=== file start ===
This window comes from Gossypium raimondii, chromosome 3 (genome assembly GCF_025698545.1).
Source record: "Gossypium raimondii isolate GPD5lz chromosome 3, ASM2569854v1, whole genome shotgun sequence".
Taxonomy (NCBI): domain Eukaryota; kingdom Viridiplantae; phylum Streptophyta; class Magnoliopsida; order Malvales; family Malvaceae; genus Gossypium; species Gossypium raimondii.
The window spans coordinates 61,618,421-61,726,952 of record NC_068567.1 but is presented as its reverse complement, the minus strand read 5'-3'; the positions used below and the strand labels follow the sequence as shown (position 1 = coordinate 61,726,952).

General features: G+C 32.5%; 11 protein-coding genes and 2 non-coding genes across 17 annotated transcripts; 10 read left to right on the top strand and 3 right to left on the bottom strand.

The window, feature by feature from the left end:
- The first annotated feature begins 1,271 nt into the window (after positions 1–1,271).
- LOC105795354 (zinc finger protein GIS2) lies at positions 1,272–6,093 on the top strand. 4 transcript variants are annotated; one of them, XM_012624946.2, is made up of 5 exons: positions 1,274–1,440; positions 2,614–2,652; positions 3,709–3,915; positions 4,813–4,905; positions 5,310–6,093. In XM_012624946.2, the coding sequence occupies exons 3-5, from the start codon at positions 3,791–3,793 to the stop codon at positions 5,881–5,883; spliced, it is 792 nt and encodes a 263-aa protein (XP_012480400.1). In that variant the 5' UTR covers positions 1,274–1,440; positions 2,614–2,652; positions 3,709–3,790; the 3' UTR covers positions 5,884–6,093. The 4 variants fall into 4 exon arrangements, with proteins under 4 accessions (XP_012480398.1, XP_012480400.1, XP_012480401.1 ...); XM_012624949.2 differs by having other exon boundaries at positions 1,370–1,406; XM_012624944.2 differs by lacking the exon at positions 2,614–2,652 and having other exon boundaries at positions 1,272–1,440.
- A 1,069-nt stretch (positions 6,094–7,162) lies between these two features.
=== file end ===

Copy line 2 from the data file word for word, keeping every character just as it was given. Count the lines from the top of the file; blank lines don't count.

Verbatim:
Source record: "Gossypium raimondii isolate GPD5lz chromosome 3, ASM2569854v1, whole genome shotgun sequence".